From the New World
CD BAM 2015

Moscow Philharmonic Orchestra
Dmitry Yablonsky, Conductor
DDD Digital Recording
Moscow Radio Studio Five, 10/2000
© 2000 - 2005 Bel Air Music
Made in EC. All rights reserved.
Total Time 52:00
Aldo Finzi (1897-1945)
Sinfonia Romana
Poema Sinfonico

1.Con moto (in uno)
Antonin Dvořák (1841-1904)
Symphony No. 9 in E minor, op. 95

2. Adagio-allegro molto
3. Largo
4. Scherzo: Molto vivace
5. Allegro con fuoco

Aldo Finzi was born in Milan on the 4th of February 1897 into an old Jewish family that originally came from Mantua. The family had a traditional love for music and Finzi’s aunt was a celebrated soprano by the name of Giuseppina Finzi Magrini. After completing his classical studies at the Liceo Parini in Milan, he took a degree in law at the university in Pavia and simultaneously took his diploma in compositions as a private student at the Conservatoire of Santa Cecilia in Rome. Finzi soon gained success and celebrity among the young Italian composers. Among his works are lyrics, music “da camera,” symphonic music and the dramatic work, Shylock (unfinished), which was inspired by the anti-Jewish persecutions.

In 1931, Finzi’s published works listed in Ricordi’s catalogue included: Il Chiostro (The Cloister) for female voices and orchestra, the symphonic poems, Cirano de Bergerac, and Inni alla notte (Hymns to the night), a sonata for violin and piano, a quartet for strings, various lyrics like Barque d’or and a comic opera La Serenata al Vento which is based on a libretto written by Veneziani. His most important works include a symphonic poem, L’Infinito (The Infinite), written in 1933, a concerto for piano and orchestra, Interludio (Interlude), written in 1934, and the symphonic poem, Nunquam Sinfonia Romana, of 1937, which has its world premiere on this album.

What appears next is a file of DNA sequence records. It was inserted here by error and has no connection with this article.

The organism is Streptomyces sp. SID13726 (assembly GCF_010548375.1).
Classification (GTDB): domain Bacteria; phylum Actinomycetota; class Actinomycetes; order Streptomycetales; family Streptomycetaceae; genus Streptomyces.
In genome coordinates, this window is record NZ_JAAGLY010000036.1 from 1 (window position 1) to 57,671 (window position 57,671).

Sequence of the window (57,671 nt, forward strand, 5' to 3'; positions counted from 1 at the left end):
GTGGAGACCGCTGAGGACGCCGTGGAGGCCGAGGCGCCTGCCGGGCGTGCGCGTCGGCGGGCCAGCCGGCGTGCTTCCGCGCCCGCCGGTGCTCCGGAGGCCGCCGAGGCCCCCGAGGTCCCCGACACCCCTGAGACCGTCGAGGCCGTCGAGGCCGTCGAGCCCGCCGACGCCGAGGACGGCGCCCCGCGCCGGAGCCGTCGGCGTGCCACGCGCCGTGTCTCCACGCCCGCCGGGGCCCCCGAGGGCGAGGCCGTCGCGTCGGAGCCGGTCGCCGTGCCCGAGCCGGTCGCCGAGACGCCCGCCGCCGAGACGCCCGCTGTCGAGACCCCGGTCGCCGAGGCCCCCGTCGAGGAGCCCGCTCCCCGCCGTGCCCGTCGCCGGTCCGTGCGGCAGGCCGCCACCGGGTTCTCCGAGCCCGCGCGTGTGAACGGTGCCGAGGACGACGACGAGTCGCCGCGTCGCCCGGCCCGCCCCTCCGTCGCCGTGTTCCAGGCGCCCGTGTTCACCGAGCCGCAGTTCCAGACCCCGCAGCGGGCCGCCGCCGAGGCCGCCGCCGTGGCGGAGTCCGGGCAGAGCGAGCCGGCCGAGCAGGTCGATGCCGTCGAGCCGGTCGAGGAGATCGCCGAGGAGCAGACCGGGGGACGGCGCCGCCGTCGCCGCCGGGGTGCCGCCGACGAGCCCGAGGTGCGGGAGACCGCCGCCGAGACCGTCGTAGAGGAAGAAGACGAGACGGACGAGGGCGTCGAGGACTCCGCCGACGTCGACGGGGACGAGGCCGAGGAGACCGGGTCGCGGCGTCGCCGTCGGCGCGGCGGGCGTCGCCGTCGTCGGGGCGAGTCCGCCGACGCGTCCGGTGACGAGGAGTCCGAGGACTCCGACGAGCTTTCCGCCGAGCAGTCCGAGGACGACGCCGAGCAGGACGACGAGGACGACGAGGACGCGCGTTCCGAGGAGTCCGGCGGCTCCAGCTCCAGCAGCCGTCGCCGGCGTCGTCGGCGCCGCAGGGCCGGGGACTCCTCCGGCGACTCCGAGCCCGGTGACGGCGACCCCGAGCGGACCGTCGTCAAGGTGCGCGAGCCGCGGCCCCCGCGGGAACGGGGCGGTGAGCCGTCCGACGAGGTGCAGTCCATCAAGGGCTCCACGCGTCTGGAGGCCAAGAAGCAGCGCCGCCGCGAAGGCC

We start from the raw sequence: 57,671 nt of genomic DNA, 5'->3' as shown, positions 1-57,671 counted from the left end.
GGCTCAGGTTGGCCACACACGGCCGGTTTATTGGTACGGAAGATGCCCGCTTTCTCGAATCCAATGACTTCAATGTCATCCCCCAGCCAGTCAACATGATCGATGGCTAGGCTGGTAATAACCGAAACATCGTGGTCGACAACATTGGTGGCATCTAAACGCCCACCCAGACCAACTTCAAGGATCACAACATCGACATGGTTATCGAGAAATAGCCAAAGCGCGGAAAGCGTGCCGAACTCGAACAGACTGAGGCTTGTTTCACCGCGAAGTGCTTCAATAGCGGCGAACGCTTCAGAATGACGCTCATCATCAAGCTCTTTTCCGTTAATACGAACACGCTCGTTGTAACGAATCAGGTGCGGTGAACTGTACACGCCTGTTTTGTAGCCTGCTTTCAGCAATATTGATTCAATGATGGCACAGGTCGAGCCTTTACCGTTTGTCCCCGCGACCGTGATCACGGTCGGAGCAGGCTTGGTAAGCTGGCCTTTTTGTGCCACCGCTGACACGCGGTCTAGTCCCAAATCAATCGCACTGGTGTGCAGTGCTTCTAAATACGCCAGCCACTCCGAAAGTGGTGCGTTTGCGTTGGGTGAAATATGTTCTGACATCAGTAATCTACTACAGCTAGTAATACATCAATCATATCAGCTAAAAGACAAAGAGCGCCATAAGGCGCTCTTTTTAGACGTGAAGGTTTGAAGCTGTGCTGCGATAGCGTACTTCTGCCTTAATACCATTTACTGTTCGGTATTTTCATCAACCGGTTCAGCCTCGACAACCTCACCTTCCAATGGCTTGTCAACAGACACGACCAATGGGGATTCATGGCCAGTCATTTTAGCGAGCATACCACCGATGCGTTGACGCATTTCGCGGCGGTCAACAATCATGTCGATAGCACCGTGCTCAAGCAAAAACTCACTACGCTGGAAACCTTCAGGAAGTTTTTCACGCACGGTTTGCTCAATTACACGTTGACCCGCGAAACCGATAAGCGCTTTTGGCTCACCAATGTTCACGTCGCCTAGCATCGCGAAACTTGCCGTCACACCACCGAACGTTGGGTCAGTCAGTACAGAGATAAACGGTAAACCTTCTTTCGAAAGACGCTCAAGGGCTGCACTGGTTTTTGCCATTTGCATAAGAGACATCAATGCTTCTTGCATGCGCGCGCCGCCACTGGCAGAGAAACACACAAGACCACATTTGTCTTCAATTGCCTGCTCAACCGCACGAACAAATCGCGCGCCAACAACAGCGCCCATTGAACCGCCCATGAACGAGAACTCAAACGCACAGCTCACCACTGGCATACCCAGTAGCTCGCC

In 1937 the Scala Theatre announced a competition for a new opera to be performed during the following season. Aldo Finzi decided to enter the competition with his work “La Serenata al Vento”. Pick-Mangiagalli, an older colleague to Finzi, was among the jury chosen to judge the compositions entered. Ahead of the official announcement of the winner, Finzi was contacted by his colleague who privately informed him that he had won the competition. However, the official letter from the Jury, expected in the spring of 1938, never arrived. This was naturally of great disappointment to Aldo Finzi. A few months later anti-Jewish sentiment, followed by anti-Jewish laws introduced by the fascist government at the time, began to surface and Finzi realized that the judgement of the examining board, which was made in his favour, had been annulled by the intervention of the government. The official reason given was that none of the works entered were considered worthy of being performed.

During the Nazi occupation that followed, Finzi went into hiding, working anonymously or under an assumed name. For example, Finzi’s rhythmic translation to Italian of Béatitudes by Franck, is published under another name. In 1944 he wrote, under his own name, Preludio e fuga per Organo (Prelude and fugue for organ) and to express gratefulness to God for having brought him and his son unscathed through the war, he wrote a Salmo per coro e orchestra (Psalm for chorus and orchestra) in 1944-45. In spite of having “won” the competition and being recognized as a considerable musical talent, the unfortunate timing of the onset of World-War II and Finzi’s early death in 1945 undoubtedly contributes to the fact that the work and profile of Aldo Finzi remains fairly unknown outside Italy. It is our great privilege to rediscover and record Aldo Finzi’s music. The symphonic poem, Nunquam Sinfonia Romana, was performed in public for the very first time by the Ljubljana State Radio Orchestra, conducted by Dmitry Yablonsky, in Portogruaro on the 20 September 2000.